5. Viking symbol meaning "create your own reality."


6. Greek symbol of Inguz: Where there's a will, there's a way.

7. Psalm 18:33 "He makes my feet like the feet of a deer; he causes me to stand on the heights."


8. 'Ohm' tattoo that represents 4 different states of consciousness and a world of illusion: waking (jagrat), dreaming (swapna), deep sleep (sushupti), transcendental state (turiya) and world of illusion (maya).


9. Alchemy: symbolizes copper, means love, balance, feminine beauty, and artistic creativity.


10. The Greek word “Meraki" means to do something with soul, passion, love, and creativity or to put yourself into whatever you do.


11. Malin (Skövde, Sweden) – you have to face setbacks to be able to go forward.

12. Symbol meaning "thief" from "The Hobbit." It was the rune Gandalf etched into Bilbo's door so the dwarves could find his house.


13. “Lux in tenebris" means “light in darkness."

14. Anchor Tattoo: symbolizing strength and stability, something (or someone) who holds you in place, and provides you the strength to hold on no matter how rough things get.

15."Ad Maiora" is translated literally as “Towards greater things." It is a formula of greeting used to wish more success in life, career or love.


16. A glyph means “explore." It was meant as a reminder for me to never stop exploring.

17. "Aut inveniam viam aut faciam," meaning roughly, "Either I shall find a way, or I will make one."


18. Lotus Flower. It grows in muddy water, and it is this environment that gives forth the flower's first and most literal meaning: rising and blooming above the murk to achieve enlightenment.

19. The zen (or ensō) circle to me represents enlightenment, the universe and the strength we all have inside of us.

20. Two meanings. The moon affirms life. It looks as if it is constantly changing. Can remind us of the inconsistency of life. It also symbolizes the continuous circular nature of time and even karma.


SEE ALSO: Sorry That You're Offended, But I Won't Apologize For My Tattoos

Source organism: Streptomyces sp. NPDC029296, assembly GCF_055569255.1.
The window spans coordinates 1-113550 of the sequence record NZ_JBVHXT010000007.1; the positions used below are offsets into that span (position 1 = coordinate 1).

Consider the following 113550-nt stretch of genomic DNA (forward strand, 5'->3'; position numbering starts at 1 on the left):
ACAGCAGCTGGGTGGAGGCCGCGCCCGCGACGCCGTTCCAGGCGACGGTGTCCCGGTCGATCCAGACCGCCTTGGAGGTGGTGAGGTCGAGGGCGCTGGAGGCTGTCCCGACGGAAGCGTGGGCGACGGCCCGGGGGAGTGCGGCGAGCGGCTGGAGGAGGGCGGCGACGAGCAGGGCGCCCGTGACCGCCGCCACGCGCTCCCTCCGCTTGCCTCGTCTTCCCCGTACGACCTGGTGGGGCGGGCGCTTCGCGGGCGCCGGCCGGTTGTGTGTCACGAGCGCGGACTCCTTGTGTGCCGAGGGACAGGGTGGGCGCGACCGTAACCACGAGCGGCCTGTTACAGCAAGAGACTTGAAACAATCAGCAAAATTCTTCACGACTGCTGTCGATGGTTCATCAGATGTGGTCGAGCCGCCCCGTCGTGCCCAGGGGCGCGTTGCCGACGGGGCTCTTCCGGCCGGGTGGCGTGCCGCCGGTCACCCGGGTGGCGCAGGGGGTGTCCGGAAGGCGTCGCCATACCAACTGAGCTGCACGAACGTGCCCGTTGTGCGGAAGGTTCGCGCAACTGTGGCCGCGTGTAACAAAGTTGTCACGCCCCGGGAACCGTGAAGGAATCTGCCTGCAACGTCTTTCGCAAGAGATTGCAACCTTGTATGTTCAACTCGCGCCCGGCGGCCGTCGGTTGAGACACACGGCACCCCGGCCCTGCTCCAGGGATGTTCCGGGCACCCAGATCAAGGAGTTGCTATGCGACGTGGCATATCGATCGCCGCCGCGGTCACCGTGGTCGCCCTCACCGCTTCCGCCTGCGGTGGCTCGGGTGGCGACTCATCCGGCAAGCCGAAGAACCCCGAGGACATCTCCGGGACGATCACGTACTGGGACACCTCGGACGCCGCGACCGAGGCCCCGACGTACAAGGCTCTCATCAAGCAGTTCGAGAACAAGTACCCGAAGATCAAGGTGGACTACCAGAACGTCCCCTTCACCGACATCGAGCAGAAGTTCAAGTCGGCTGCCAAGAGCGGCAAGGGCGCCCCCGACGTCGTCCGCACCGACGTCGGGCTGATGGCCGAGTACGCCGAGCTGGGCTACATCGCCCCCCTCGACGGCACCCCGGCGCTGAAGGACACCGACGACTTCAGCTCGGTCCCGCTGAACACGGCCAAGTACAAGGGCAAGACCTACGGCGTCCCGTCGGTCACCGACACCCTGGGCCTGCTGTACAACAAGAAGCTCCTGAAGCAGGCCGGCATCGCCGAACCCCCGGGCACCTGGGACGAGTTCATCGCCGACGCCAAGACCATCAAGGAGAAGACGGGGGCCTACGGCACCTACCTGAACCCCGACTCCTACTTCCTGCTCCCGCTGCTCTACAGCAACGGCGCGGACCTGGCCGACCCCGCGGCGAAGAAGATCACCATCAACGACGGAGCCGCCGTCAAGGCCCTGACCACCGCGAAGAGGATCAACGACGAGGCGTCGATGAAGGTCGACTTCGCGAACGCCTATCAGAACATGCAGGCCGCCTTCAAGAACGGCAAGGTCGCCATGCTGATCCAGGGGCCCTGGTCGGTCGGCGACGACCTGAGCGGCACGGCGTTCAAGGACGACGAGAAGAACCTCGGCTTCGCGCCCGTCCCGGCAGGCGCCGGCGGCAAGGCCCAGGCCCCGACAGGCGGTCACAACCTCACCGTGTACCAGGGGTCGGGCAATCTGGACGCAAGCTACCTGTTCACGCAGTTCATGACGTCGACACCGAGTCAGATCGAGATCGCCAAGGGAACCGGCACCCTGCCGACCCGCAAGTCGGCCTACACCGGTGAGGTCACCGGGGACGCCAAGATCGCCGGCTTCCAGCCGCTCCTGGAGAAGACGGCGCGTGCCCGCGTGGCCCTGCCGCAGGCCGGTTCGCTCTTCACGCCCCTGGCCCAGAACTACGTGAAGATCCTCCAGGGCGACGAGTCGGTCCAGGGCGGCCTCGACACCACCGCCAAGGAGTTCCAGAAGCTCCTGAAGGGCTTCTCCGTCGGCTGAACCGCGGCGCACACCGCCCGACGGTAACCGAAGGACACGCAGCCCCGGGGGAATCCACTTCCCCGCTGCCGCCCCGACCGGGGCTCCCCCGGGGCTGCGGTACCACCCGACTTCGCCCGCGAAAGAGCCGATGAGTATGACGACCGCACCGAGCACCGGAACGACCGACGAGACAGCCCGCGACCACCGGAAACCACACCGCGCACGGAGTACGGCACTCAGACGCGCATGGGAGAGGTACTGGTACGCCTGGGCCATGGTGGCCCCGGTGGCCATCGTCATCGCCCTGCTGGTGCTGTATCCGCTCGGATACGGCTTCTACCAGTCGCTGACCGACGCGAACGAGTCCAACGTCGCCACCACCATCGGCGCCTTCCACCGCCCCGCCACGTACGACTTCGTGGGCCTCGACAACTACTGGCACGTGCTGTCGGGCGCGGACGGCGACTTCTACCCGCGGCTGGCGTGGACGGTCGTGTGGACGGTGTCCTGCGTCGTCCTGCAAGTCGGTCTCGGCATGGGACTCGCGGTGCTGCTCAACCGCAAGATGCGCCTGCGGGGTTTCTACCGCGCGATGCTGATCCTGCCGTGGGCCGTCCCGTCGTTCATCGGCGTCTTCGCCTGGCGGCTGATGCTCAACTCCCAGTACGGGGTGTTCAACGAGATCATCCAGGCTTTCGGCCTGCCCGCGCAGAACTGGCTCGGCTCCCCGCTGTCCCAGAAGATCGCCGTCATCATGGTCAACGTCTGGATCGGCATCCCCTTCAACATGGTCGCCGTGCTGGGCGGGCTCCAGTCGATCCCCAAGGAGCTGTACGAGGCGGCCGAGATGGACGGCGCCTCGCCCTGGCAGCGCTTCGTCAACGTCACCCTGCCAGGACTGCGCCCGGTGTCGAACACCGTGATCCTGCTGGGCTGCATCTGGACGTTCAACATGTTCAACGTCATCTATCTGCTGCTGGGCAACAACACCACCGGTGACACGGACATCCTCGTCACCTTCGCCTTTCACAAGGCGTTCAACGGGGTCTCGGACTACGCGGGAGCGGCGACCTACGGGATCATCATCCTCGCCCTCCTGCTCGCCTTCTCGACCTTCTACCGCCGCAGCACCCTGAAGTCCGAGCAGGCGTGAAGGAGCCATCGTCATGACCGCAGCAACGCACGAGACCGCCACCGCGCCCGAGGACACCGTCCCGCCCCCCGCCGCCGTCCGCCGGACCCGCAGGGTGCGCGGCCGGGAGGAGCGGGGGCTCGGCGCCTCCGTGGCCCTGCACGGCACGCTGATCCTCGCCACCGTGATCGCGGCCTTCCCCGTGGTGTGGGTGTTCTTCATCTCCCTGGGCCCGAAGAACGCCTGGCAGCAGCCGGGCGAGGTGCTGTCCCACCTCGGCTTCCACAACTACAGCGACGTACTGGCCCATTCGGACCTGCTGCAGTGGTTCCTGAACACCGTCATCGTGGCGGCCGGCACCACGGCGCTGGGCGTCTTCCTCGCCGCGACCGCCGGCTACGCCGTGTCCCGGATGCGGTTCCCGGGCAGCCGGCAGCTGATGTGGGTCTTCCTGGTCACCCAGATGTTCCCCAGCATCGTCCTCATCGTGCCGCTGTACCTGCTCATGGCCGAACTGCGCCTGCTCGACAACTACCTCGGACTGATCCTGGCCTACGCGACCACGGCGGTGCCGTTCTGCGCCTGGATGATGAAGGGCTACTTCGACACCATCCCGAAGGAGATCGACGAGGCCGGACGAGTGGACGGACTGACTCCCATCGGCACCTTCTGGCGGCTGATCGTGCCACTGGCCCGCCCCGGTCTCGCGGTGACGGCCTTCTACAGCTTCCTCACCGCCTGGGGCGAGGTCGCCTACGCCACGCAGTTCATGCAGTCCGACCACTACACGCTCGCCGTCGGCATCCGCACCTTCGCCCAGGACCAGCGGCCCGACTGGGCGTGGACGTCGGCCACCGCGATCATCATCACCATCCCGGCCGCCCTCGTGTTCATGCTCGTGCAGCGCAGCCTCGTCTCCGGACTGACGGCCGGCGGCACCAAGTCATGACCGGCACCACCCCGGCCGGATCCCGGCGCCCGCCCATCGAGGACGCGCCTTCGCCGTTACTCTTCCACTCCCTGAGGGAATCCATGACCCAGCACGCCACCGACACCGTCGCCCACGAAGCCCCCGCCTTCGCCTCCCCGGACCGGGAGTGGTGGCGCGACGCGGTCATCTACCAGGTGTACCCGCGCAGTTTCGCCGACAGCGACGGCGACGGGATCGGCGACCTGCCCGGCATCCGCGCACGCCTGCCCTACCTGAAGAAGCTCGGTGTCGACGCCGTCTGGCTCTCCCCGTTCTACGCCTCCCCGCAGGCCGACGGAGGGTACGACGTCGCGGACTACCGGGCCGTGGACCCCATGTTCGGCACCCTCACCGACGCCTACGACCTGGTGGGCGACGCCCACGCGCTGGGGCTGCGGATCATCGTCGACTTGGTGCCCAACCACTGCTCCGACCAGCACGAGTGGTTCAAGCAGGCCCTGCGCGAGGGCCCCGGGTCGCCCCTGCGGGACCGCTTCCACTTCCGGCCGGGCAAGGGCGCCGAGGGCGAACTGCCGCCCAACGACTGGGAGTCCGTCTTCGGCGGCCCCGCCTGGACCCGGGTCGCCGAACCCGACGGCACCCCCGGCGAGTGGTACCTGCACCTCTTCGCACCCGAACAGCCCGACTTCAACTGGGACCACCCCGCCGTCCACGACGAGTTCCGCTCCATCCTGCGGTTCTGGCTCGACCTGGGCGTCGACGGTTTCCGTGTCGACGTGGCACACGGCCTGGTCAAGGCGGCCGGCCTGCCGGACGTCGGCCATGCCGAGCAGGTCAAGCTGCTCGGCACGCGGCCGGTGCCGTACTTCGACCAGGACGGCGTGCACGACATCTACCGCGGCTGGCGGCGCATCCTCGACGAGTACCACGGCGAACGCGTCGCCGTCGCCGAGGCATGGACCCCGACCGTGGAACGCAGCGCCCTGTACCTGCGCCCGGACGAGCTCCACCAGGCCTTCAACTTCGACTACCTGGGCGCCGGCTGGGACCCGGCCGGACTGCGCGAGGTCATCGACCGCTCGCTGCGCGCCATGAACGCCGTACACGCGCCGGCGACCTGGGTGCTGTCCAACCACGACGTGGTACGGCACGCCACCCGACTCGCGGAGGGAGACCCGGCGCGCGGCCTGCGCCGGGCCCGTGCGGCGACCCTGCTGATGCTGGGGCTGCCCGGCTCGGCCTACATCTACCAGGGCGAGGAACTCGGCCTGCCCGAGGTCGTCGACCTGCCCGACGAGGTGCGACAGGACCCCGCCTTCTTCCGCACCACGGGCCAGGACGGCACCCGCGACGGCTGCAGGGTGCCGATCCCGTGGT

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11 Things All Beauty Wannabes Think Watching A Makeup Tutorial

I thought baking was for food only.

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Even though I don't wear much makeup on a day-to-day basis, I can appreciate it as an art. I watch James Charles, Jeffree Star, and the like on YouTube pretty frequently, and I am continually blown away at how they use products to highlight their best features, create designs, and transform their face. As much as I'd like to be able to, I don't think I will ever have those skills.

Here are some of the thoughts that run through my mind while watching a makeup tutorial.

1. "This MUA has so many makeup products I don't know how they keep track of it all."

At least for the YouTubers I watch, they have beauty or makeup rooms that have drawers, shelves, and tables filled with every makeup product from every brand. I don't know how they keep track of it all and decide which products to use for that particular look.

2. "They have such nice skin the foundation doesn't even seem necessary."

Practically every MUA video starts off with the MUA complaining about their acne breakouts, even though their skin looks absolutely flawless. Sure, the foundation makes their face look better, but it also seems like a waste to cover up naturally good skin.

3. "How do you match your foundation shade?"

It seems like an impossible feat, but even the MUAs struggle too. James Charles made a video about this after receiving comments about his foundation always being too orange.

4. "The highlight just makes their face look sweaty."

Yeah it looks cool, yeah it's a pop of fun, but I will always contend that overall, it just looks like sparkly sweat.

5. "What does the 'baking' step even do?"

You apply this white powder to your face, let it sit while you do other parts of the makeup routine, then brush it all off. What does it do while it's just sitting there? Plus, to me, their face doesn't even look that different in the before and after.

6. "With all the palettes and all the colors, how do they decide which shades to use?"

Between all the palettes of eyeshadow, they certainly have dozens, if not hundreds, of purple shades. Likely many of them are about the same hue too. So how do they decide which purple shade is best for the look?

7. "That has to be the most perfect winged eyeliner I've ever seen."

And they got it on the first try.

8. "They were able to make the other eye to match."

Between the eyeshadow and eyeliner, it's a mirror image.

9. "False eyelashes look scary but also really pretty."

I'm not personally a fan of the really big falsies, but I have to admit that they look better than natural eyelashes. It's just the gluing something to your eyeball part that makes me never want to try it.

10. "Wow, the lipstick just really brings the look together."

It's always the last step, so it's not until this point that they say "the look is complete."

11. "Even if I'd put in a lot of effort, I don't think I could ever replicate this look."

The whole point of a tutorial is so the audience can try it at home, but it will never truly look the same.